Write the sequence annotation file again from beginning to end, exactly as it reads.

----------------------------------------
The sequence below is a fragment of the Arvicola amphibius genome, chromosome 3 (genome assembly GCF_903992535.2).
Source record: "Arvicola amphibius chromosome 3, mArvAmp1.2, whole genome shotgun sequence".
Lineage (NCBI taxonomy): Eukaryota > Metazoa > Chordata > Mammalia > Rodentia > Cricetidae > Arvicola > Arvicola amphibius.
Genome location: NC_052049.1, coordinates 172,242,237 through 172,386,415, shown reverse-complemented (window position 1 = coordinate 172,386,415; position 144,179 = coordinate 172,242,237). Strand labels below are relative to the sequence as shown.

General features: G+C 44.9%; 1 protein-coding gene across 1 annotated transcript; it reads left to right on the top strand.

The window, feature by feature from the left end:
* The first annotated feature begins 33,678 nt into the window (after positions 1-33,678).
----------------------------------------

The sequence below is a fragment of the Arvicola amphibius genome, chromosome 3 (genome assembly GCF_903992535.2).
Source record: "Arvicola amphibius chromosome 3, mArvAmp1.2, whole genome shotgun sequence".
Lineage (NCBI taxonomy): Eukaryota > Metazoa > Chordata > Mammalia > Rodentia > Cricetidae > Arvicola > Arvicola amphibius.
Genome location: NC_052049.1, coordinates 172,242,237 through 172,386,415, shown reverse-complemented (window position 1 = coordinate 172,386,415; position 144,179 = coordinate 172,242,237). Strand labels below are relative to the sequence as shown.

General features: G+C 44.9%; 1 protein-coding gene across 1 annotated transcript; it reads left to right on the top strand.

The window, feature by feature from the left end:
* The first annotated feature begins 33,678 nt into the window (after positions 1-33,678).